5. Honors ascribed to Christ. To worship any being in the universe but God is idolatry. Jesus said to Satan, "Get thee hence. . . . Thou shalt worship the Lord thy God, and him only shalt thou serve" (Matthew 4: 10). The angel that appeared to John in Patmos bade him "worship God" (Revelation 19:10). All Christians concede that God, the eternal Father, is the proper object of worship. This is clearly taught in both the Old and New Testaments. Do the Scriptures teach that Jesus Christ is a proper object of worship? "And, behold, there came a leper and worshipped him" (Matthew 8:2). "Then they that were in the ship came and worshipped him" (Matthew 14:33). "And as they went to tell his disciples, behold, Jesus met them, saying, All hail. And they came and held him by the feet, and worshipped him" (Matthew 28:9). "And they worshipped him, and returned to Jerusalem with great joy (Luke 24:52). "And let all the angels of God worship him" (Hebrews 1:6). "Worthy is the Lamb that was slain to receive. power, and riches, and wisdom, and strength, and honor, and glory, and blessing" (Revelation 5: 12). These and other similar passages teach that Jesus Christ is the object of worship, both by men and angels. If he is not God, then men and angels are idolators.
6. Equality with the Father. Herein is a mystery. God is a spirit, and we cannot comprehend spirit; neither can we comprehend the mode of the divine existence. Jesus Christ is equal with the Father, of the same essence, and yet a distinct person from the Father. He is "the brightness of his [the Father's] glory, and the express image of his person" (Hebrews 1:3). "Who, being in the form of God, thought it not robbery to be equal with God" (Philippians 2:6). "Therefore the Jews sought the more to kill him, because he not only had broken the Sabbath, but said also that God was his Father, making himself equal with God" (John 5:18). "For in him dwelleth all the fulness of the Godhead bodily" (Colossians 2:9). Our Lord claimed equality with the Father, and the apostles ascribed this honor to him. No created being in heaven or in the earth is equal with the Father, for the creature must forever remain inferior to the Creator. From the plain teaching of the Holy Scriptures we can arrive at but one conclusion, which is that Jesus Christ is truly and properly God.
THE HUMANITY OF CHRIST.
"He is very God and man." "He became incarnate by the power of the Holy Ghost and was born of the Virgin Mary." Dr. Barrow, who is authority on creeds, says: "Born of her. Being born doth not barely denote his nativity, but includes his whole human generation." The Apostles' Creed says he "was conceived by the Holy Ghost, born of the Virgin Mary." The Nicene Creed says he "was incarnate by the Holy Ghost of the Virgin Mary, and was made man." He was called the son of David and the seed of Abraham (Matthew 22:42; Romans 1:3; Genesis 22:18). He is declared to be a man (I. Timothy 2:5; Hebrews 3:3; 10: 12). In his life on earth he exhibited all the usual phenomena of a true human being. He grew; was hungry, thirsty; he ate, drank, was weary, slept, wept, suffered, and died,- all of which prove that he was truly and properly man. He was "God manifest in the flesh." "It behooved him to be made like unto his brethren, that he might be a merci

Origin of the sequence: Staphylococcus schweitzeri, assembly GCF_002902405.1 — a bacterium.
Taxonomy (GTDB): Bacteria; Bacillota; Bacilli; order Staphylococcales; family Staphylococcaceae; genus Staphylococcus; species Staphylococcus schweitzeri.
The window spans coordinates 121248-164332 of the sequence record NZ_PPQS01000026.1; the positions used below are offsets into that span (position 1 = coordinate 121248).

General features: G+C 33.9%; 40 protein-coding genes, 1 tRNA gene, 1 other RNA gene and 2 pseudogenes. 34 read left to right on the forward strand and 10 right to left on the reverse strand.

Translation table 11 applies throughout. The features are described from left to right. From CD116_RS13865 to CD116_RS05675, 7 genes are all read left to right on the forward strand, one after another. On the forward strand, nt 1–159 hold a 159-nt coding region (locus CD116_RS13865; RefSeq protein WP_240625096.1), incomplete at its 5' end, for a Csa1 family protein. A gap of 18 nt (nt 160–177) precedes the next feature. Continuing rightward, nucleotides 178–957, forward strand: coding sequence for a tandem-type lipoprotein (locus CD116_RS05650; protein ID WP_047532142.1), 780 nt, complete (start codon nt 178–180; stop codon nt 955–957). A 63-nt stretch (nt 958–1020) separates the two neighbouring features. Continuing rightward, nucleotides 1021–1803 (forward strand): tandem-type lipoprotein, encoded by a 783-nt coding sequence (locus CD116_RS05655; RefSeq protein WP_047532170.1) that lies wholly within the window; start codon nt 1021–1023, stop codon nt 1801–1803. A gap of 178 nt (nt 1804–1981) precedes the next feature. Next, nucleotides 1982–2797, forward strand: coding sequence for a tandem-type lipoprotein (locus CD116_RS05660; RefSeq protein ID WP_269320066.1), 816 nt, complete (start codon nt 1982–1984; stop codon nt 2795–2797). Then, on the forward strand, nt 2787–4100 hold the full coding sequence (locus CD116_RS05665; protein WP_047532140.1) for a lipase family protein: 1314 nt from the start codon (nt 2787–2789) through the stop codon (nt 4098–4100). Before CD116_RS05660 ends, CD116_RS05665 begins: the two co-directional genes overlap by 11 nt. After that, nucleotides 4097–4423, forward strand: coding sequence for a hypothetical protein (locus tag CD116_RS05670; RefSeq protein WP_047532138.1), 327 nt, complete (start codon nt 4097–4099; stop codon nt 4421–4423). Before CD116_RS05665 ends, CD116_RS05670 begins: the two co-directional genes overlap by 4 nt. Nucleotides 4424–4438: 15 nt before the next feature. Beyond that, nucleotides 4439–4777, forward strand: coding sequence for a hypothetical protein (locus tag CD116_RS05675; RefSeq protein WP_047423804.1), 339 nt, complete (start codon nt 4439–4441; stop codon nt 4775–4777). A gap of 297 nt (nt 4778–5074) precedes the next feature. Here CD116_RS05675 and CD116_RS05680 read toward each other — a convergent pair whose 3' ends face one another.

ful and faithful high priest in things pertaining to God, to make reconciliation for the sins of the people" (Hebrews 2:17). He was God and man. He could not be an adequate mediator between God and man, if he did not possess both natures -the human and the divine. While we rejoice in the divinity of our Savior, we may also rejoice in his humanity; for if he had not taken upon himself our nature, he could not have died in our stead.
"He is the Savior and Mediator of the whole human race, if they, with full faith, accept the grace proffered in Jesus." By "free grace" is meant "free favor; unmerited kindness"; the "vouchsafement of spiritual blessings to the guilty and the unworthy, through our Lord Jesus Christ." This is a most comforting doctrine, and should draw from every heart the most sincere gratitude, that he by the grace of God should taste death for every man (Hebrews 2:9). The Scriptures abundantly teach that Jesus died for all. He "gave himself a ransom for all" (I. Timothy 2:6; see also Romans 5:1; 8:32). What a message to a lost and ruined world! "Whosoever will, may come and be saved." "Whosoever will, let him take the water of life freely." This is the doctrine taught in this article of the Confession, and always held sacred by the Church.
"Jesus suffered and died on the cross for us." The Hebrew word which is translated "atonement" signifies to cover, or a covering. In theology, the atonement is understood to mean that Jesus Christ was made a sinoffering as a proper substitute for us; that he died for (or instead of) us. First in order, it will be proper to consider whether or not it was necessary that an atonement should be made. In some way or another the dignity, honor, and purity of the moral government must be maintained. God is holy; the law is holy; but man is guilty. The penalty attached to the law is death - death temporal, spiritual, and eternal. How can God be just and pardon the guilty? is a far-reaching question. The